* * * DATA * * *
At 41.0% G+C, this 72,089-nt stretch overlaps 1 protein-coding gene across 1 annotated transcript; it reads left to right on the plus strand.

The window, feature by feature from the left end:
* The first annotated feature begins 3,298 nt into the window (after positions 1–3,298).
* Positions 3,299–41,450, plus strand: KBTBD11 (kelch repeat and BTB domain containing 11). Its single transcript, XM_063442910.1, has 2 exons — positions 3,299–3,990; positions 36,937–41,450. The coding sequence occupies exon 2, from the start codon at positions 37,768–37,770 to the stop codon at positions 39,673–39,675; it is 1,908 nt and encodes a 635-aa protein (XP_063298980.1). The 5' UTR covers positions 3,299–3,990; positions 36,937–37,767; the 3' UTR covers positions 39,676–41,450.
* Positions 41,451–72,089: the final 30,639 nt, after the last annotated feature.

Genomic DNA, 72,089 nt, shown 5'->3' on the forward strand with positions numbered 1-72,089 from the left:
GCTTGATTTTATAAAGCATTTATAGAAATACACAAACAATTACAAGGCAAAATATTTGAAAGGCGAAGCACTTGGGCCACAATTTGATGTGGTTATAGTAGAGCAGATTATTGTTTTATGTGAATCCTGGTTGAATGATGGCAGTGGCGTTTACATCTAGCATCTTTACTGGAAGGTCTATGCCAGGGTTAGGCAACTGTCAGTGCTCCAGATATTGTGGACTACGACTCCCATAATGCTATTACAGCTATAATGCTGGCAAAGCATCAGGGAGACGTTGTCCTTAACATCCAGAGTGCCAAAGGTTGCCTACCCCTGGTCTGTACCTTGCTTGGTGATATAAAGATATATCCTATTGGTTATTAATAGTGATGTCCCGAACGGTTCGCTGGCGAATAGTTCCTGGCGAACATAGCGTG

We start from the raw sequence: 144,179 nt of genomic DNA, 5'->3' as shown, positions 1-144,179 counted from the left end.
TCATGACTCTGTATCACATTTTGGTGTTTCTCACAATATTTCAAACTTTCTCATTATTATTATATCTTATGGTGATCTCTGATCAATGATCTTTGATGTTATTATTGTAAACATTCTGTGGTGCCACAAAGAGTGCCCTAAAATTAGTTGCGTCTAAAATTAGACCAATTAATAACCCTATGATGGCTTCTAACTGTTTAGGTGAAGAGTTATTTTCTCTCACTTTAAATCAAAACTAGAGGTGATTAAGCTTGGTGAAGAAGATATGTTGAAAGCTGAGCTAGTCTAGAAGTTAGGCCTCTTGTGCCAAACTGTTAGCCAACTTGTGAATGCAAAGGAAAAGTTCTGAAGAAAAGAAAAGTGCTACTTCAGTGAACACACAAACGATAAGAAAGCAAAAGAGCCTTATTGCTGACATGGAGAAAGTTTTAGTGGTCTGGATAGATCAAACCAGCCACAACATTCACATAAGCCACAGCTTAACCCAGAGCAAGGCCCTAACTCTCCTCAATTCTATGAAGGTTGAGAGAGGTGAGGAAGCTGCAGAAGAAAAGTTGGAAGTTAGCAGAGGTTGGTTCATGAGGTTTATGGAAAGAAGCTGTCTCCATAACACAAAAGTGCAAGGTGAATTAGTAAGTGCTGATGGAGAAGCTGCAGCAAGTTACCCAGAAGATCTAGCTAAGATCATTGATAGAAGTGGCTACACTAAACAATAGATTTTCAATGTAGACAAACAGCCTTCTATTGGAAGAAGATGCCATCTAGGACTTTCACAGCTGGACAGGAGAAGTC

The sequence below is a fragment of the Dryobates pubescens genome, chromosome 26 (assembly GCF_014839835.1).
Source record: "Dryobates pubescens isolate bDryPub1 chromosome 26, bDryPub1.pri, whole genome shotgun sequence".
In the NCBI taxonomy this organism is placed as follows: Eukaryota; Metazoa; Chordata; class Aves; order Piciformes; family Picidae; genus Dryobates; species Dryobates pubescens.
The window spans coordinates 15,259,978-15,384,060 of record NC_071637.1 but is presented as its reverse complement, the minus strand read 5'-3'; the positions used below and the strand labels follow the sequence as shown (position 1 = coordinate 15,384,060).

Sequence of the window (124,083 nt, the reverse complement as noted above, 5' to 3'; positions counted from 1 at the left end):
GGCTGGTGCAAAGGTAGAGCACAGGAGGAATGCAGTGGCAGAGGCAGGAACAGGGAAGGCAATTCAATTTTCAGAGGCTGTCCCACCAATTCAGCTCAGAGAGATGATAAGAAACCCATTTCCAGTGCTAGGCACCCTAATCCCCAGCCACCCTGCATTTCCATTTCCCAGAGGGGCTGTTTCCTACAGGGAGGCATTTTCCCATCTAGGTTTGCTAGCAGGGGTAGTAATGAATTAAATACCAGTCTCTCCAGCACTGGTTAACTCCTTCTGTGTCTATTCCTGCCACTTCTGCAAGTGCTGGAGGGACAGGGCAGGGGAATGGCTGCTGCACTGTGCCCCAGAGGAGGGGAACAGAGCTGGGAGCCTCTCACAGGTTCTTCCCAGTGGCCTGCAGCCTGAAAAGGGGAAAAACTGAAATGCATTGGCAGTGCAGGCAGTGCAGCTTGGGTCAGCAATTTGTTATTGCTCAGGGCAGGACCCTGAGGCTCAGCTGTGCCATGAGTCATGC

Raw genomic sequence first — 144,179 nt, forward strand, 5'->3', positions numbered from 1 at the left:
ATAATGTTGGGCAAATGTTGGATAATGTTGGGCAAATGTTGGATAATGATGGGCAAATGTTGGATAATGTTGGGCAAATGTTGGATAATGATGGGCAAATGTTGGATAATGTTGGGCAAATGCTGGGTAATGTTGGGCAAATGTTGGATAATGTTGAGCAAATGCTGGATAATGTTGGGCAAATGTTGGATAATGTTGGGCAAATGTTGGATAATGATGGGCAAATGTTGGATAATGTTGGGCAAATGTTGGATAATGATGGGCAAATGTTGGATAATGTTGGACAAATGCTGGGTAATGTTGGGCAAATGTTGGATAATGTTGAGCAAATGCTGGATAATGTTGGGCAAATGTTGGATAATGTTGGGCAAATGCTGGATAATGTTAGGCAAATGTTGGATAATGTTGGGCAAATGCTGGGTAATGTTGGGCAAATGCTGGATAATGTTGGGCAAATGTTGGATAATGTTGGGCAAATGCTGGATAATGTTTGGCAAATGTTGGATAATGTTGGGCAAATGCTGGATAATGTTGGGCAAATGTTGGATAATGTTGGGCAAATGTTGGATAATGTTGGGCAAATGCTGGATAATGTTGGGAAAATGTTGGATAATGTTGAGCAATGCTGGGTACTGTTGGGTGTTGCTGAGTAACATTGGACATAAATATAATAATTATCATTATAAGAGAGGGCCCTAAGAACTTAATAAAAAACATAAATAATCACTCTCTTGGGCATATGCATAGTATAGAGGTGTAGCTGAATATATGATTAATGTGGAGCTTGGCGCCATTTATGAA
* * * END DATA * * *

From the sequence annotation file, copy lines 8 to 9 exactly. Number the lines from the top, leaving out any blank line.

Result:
We start from the raw sequence: 144,179 nt of genomic DNA, 5'->3' as shown, positions 1-144,179 counted from the left end.
TCATGACTCTGTATCACATTTTGGTGTTTCTCACAATATTTCAAACTTTCTCATTATTATTATATCTTATGGTGATCTCTGATCAATGATCTTTGATGTTATTATTGTAAACATTCTGTGGTGCCACAAAGAGTGCCCTAAAATTAGTTGCGTCTAAAATTAGACCAATTAATAACCCTATGATGGCTTCTAACTGTTTAGGTGAAGAGTTATTTTCTCTCACTTTAAATCAAAACTAGAGGTGATTAAGCTTGGTGAAGAAGATATGTTGAAAGCTGAGCTAGTCTAGAAGTTAGGCCTCTTGTGCCAAACTGTTAGCCAACTTGTGAATGCAAAGGAAAAGTTCTGAAGAAAAGAAAAGTGCTACTTCAGTGAACACACAAACGATAAGAAAGCAAAAGAGCCTTATTGCTGACATGGAGAAAGTTTTAGTGGTCTGGATAGATCAAACCAGCCACAACATTCACATAAGCCACAGCTTAACCCAGAGCAAGGCCCTAACTCTCCTCAATTCTATGAAGGTTGAGAGAGGTGAGGAAGCTGCAGAAGAAAAGTTGGAAGTTAGCAGAGGTTGGTTCATGAGGTTTATGGAAAGAAGCTGTCTCCATAACACAAAAGTGCAAGGTGAATTAGTAAGTGCTGATGGAGAAGCTGCAGCAAGTTACCCAGAAGATCTAGCTAAGATCATTGATAGAAGTGGCTACACTAAACAATAGATTTTCAATGTAGACAAACAGCCTTCTATTGGAAGAAGATGCCATCTAGGACTTTCACAGCTGGACAGGAGAAGTC